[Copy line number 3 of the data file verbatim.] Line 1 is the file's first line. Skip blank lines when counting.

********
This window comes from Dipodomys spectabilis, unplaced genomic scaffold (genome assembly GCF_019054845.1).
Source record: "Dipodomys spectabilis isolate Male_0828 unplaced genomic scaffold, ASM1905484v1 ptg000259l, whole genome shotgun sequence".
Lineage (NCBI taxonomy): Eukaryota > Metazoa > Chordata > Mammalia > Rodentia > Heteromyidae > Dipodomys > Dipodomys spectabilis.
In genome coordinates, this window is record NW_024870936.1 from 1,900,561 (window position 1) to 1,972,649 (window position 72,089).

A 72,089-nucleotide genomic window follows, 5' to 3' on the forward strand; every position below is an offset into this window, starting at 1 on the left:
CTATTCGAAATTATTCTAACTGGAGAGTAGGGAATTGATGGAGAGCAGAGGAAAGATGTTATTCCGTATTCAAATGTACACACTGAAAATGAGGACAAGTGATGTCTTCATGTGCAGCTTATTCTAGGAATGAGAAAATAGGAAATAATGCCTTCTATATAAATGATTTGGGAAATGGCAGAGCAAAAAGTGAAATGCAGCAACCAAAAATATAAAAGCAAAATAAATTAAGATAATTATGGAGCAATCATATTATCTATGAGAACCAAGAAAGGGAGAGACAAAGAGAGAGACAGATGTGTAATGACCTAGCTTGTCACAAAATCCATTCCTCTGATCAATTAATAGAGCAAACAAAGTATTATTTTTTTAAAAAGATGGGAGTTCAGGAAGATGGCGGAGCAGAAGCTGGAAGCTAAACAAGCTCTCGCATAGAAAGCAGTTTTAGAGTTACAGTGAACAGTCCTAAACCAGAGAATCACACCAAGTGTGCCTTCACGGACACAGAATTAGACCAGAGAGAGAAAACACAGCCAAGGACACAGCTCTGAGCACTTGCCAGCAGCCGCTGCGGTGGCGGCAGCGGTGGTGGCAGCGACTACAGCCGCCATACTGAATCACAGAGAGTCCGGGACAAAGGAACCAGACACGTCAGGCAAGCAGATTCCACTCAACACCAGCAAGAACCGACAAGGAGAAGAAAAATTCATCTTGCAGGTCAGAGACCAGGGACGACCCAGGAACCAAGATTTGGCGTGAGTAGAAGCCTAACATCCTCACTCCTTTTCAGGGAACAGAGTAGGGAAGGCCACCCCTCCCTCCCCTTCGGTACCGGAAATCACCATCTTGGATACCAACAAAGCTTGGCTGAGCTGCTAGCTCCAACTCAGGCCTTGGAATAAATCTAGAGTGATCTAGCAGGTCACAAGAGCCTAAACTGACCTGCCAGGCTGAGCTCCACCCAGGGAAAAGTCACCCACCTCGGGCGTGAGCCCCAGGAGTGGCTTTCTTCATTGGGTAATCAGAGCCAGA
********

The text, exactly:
Lineage (NCBI taxonomy): Eukaryota > Metazoa > Chordata > Mammalia > Rodentia > Heteromyidae > Dipodomys > Dipodomys spectabilis.